Language change across space and time is one of the main concerns in historical linguistics. In this paper, we develop a language evolution simulator: a web-based tool for word form production to assist in historical linguistics, in studying the evolution of the languages. Given a word in a source language, the system automatically predicts how the word evolves in a target language. The method that we propose is language-agnostic and does not use any external knowledge, except for the training word pairs.
This paper demonstrates an end-to-end Chinese discourse parser. We propose a unified framework based on recursive neural network (RvNN) to jointly model the subtasks including elementary discourse unit (EDU) segmentation, tree structure construction, center labeling, and sense labeling. Experimental results show our parser achieves the state-of-the-art performance in the Chinese Discourse Treebank (CDTB) dataset. We release the source code with a pre-trained model for the NLP community. To the best of our knowledge, this is the first open source toolkit for Chinese discourse parsing. The standalone toolkit can be integrated into subsequent applications without the need of external resources such as syntactic parser.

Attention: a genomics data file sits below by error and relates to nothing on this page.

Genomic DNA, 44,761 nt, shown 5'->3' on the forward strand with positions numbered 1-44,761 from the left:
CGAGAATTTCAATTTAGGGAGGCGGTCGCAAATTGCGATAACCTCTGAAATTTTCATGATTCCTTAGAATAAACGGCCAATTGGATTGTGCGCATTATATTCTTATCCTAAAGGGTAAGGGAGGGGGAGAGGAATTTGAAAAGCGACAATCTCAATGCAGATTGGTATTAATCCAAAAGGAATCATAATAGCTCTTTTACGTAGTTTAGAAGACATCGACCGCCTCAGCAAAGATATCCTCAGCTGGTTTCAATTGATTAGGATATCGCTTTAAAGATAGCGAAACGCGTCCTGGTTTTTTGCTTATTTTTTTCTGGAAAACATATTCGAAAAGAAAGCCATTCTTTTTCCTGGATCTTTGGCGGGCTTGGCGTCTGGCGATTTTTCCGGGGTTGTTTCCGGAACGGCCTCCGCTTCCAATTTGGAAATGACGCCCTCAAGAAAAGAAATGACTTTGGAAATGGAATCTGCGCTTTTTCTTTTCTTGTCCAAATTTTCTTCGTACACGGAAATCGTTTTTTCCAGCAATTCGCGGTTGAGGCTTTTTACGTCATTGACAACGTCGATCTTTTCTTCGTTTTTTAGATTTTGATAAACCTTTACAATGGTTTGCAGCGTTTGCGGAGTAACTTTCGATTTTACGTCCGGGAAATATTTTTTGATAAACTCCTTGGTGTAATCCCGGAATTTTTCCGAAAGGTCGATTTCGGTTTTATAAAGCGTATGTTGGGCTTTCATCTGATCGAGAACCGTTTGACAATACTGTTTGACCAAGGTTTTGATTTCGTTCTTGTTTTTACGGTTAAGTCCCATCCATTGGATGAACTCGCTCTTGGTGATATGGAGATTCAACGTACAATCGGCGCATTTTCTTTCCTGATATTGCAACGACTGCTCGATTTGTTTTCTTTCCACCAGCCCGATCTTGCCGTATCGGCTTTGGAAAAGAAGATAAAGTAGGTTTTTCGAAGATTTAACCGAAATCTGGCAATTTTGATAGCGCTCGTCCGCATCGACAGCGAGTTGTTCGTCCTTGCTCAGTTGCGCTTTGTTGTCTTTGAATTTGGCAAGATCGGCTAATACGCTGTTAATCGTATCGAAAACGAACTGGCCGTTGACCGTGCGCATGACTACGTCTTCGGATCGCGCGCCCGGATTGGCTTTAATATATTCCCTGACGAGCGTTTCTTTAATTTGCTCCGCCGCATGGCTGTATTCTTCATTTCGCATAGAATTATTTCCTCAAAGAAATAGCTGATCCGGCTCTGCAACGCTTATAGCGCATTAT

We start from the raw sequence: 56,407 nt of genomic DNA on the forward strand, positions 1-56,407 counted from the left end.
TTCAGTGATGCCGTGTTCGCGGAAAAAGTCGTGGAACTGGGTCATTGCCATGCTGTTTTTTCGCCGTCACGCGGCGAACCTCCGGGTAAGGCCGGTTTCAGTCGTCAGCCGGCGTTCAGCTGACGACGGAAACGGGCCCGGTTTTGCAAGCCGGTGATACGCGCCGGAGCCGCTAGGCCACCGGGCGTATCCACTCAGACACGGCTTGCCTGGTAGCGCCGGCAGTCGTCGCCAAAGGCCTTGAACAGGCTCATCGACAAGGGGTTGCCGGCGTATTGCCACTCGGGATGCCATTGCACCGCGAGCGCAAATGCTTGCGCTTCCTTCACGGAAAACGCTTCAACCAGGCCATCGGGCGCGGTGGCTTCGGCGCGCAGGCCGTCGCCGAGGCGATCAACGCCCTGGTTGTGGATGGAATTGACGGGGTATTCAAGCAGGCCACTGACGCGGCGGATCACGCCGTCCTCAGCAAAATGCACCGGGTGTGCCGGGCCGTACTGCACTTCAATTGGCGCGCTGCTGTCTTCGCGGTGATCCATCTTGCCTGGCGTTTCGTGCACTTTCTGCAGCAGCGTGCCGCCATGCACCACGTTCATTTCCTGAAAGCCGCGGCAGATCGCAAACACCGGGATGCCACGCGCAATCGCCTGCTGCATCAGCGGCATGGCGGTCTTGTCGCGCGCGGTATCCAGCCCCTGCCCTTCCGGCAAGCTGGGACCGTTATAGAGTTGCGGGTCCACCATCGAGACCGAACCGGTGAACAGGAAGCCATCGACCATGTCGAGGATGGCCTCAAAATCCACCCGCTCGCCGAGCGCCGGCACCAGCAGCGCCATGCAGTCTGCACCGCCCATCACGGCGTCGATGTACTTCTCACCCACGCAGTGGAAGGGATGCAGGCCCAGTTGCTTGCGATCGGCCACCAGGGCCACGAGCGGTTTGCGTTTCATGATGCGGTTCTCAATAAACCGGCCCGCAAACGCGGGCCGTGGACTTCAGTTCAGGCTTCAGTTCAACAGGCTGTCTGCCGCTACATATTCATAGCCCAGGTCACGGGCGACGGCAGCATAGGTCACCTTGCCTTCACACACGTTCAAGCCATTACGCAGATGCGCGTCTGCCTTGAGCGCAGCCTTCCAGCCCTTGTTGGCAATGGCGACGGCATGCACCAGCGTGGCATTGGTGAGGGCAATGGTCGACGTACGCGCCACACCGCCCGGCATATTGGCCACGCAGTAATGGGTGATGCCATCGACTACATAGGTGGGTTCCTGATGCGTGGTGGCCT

Automatically highlighting a text aims at identifying key portions that are the most important to a reader. In this paper, we present a web-based framework designed to efficiently and scalably crowdsource two independent but related tasks: collecting highlight annotations, and comparing the performance of automated highlighting systems. The first task is necessary to understand human preferences and train supervised automated highlighting systems. The second task yields a more accurate and fine-grained evaluation than existing automated performance metrics.